What's your point?

Share this post


Link to post
Share on other sites

2 points...

 

1. In regard to medical records; I agree it is a slippery slope - however in December 2005 a Montgomery County General District Court found probable cause that Mr. Cho was “mentally ill” and an “imminent danger to self and others. I fail to see where accessing public records for a background check is an invasion of privacy.

 

2. In regards to freedom; I believe an intrinsic freedom should be that students can go to class without fear of being shot. If we have to limit the personal "freedoms" of a small segment of America that wants to buy handguns and hollow point bullets then so be it. NPR did a great piece on the parallels between mental health and guns the other day; one of the points they stressed was how tightly regulated the drug industry was in comparison to the gun industry; for example one needs a prescription to buy anti-psychotic drugs - yet that same person can legally purchase a handgun.

Share this post


Link to post
Share on other sites

 

In regards to freedom; I believe an intrinsic freedom should be that students can go to class without fear of being shot. If we have to limit the personal "freedoms" of a small segment of America that wants to buy handguns and hollow point bullets then so be it.

 

Well said.

Share this post


Link to post
Share on other sites
2 points...

 

1. In regard to medical records; I agree it is a slippery slope - however in December 2005 a Montgomery County General District Court found probable cause that Mr. Cho was “mentally ill” and an “imminent danger to self and others. I fail to see where accessing public records for a background check is an invasion of privacy.

 

2. In regards to freedom; I believe an intrinsic freedom should be that students can go to class without fear of being shot. If we have to limit the personal "freedoms" of a small segment of America that wants to buy handguns and hollow point bullets then so be it. NPR did a great piece on the parallels between mental health and guns the other day; one of the points they stressed was how tightly regulated the drug industry was in comparison to the gun industry; for example one needs a prescription to buy anti-psychotic drugs - yet that same person can legally purchase a handgun.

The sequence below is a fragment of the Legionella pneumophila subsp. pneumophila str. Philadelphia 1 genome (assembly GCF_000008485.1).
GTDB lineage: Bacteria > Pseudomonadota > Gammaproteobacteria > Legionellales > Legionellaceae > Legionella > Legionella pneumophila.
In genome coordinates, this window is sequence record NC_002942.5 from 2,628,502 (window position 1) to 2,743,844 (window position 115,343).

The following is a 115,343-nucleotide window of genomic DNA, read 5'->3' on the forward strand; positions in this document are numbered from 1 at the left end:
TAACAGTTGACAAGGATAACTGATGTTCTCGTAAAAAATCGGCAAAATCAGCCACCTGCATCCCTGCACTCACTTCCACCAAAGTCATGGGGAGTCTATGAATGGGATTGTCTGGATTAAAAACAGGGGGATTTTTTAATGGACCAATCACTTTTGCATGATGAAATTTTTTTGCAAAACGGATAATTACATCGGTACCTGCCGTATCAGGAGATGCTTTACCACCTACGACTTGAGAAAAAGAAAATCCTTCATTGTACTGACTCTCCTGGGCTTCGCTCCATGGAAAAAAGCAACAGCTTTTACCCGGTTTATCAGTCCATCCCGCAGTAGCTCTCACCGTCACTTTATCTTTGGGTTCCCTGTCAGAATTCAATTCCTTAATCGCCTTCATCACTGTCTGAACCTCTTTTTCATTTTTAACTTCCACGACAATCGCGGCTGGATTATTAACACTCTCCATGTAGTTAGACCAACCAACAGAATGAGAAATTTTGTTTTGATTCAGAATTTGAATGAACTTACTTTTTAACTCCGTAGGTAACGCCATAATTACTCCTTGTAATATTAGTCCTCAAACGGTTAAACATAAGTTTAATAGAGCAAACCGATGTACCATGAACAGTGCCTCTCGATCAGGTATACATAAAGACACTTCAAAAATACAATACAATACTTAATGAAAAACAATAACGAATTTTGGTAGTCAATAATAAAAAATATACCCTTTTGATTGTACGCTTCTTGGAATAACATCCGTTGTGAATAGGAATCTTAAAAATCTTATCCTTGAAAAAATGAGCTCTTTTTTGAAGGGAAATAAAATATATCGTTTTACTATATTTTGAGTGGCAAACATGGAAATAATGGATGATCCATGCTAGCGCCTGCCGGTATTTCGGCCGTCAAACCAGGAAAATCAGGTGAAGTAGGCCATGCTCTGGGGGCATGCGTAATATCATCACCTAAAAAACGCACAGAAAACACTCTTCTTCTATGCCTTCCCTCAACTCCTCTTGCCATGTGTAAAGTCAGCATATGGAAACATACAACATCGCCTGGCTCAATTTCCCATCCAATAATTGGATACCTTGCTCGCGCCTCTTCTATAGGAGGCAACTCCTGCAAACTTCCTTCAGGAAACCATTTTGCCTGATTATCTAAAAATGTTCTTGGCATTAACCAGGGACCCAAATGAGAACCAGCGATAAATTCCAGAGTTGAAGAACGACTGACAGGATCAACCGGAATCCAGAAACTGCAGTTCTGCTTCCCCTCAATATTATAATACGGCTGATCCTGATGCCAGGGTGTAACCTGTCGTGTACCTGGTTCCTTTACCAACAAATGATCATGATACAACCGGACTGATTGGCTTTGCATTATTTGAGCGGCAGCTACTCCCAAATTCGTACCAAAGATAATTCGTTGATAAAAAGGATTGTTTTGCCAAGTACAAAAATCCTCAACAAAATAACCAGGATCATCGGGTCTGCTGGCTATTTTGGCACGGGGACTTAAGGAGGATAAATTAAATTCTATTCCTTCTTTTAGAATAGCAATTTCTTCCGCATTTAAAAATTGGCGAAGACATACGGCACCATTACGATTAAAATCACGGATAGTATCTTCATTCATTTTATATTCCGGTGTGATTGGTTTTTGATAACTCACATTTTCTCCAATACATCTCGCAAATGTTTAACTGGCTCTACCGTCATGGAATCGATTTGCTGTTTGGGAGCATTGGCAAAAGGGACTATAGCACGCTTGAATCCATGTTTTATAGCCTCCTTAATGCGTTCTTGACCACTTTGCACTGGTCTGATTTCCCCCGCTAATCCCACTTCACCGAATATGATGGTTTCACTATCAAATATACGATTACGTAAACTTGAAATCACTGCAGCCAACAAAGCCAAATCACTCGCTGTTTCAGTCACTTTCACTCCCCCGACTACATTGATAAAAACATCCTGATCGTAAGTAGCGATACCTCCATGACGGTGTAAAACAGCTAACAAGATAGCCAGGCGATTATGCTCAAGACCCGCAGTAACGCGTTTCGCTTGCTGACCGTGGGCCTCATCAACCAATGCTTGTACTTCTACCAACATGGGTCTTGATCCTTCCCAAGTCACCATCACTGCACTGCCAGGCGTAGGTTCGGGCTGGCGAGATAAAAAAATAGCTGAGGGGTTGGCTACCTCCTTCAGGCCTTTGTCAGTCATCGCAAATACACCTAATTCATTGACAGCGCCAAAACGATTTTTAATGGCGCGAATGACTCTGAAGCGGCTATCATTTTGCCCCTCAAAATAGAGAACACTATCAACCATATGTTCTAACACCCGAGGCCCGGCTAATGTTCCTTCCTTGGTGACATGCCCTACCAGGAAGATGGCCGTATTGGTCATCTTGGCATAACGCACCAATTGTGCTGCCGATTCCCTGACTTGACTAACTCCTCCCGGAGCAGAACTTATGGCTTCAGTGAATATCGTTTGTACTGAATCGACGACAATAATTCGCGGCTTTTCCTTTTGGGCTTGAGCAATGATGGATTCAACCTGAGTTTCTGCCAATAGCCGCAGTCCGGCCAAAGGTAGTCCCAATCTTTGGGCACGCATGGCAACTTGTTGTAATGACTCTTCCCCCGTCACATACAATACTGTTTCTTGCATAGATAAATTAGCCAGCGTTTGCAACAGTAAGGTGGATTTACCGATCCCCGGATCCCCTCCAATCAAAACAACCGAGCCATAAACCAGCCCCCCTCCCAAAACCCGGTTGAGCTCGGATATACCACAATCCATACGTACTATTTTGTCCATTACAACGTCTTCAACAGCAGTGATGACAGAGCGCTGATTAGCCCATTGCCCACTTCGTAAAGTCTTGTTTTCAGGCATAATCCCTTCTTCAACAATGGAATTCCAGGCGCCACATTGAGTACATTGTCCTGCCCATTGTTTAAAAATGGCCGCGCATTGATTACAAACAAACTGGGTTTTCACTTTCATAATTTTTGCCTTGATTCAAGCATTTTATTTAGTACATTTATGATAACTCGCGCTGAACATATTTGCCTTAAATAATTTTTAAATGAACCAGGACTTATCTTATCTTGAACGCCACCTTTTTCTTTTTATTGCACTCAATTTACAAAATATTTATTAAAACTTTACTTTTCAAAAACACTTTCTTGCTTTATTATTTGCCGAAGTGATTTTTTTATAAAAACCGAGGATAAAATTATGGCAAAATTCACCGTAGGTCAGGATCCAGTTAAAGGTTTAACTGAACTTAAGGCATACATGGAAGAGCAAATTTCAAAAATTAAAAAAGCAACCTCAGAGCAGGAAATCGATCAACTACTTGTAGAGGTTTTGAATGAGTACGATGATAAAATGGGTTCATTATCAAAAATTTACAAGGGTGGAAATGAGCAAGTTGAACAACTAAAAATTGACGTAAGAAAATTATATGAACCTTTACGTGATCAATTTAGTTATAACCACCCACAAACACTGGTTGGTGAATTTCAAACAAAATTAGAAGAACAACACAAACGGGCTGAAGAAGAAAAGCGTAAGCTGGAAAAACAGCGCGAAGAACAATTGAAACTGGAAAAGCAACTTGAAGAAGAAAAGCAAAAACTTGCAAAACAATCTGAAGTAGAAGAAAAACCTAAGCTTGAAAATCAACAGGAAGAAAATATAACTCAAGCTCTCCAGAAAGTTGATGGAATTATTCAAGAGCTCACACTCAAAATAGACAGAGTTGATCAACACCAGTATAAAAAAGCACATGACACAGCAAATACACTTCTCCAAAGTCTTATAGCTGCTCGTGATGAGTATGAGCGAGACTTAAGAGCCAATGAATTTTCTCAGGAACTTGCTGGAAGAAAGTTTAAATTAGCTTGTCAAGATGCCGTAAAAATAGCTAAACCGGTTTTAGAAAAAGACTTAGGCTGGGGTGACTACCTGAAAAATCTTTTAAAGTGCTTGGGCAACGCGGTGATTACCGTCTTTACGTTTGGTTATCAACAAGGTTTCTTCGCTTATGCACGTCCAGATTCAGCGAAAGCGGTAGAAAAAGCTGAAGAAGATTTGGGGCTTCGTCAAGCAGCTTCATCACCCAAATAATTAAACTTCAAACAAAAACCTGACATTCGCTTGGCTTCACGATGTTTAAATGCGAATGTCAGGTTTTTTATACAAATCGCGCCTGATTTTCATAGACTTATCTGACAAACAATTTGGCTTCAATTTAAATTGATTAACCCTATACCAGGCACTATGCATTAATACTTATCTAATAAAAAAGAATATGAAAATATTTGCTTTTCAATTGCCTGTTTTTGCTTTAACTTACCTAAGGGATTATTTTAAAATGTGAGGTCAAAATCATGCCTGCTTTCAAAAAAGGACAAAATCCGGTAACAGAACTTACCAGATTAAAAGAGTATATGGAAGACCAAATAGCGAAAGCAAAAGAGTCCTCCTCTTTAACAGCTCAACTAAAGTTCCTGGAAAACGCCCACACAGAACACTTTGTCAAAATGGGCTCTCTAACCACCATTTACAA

1. This brings to mind the arguments that companies now use in order to perform a credit background search before they hire you (even though your job has nothing to do with banking, credit systems, financial institutions, etc). I feel this is an invasion of privacy. I also find that if someone searches another person's mental records--and let's remember that psychologist are not infalible--is an intensely personal invasion of privacy.

 

2. The over-regulation of our drug industry is there for one purpose--to ensure maximum profits. Why do I have to get a prescription from my doctor to get Retin A or Diflucan. Come on, other countries seem to be able to allow their public the basic assumption that most people are smart enough to figure out what they need. Your last statement makes clear the irony in an over-regulated drug system.

 

Although it sounds all nice that people should have the freedom to carry on with thier lives with the assurance that nothing bad will happen to them, but there is no guarentee in life. You may get hit by a driver who swerves onto the sidewalk, you may get raped by a man in the bushes, you may get smacked on the head by a falling peice of concrete. But do we outlaw cars, dicks, and concrete as a result? No.

Share this post


Link to post
Share on other sites
[i also find that if someone searches another person's mental records--and let's remember that psychologist are not infalible--is an intensely personal invasion of privacy.

All good points except the above point; in the case of Cho the medical records were not private medical records - they were public district court records. I fail to see how a background check that accesses public records is invasive.

 

Likewise I did not say that gun owners were a small percentage; I said a small percentage of America wants to buy "handguns and hollow point bullets".

Share this post


Link to post
Share on other sites

Create an account or sign in to comment

You need to be a member in order to leave a comment

Create an account

Sign up for a new account in our community. It's easy!

Register a new account

Sign in

Already have an account? Sign in here.

Sign In Now

Sign in to follow this  

×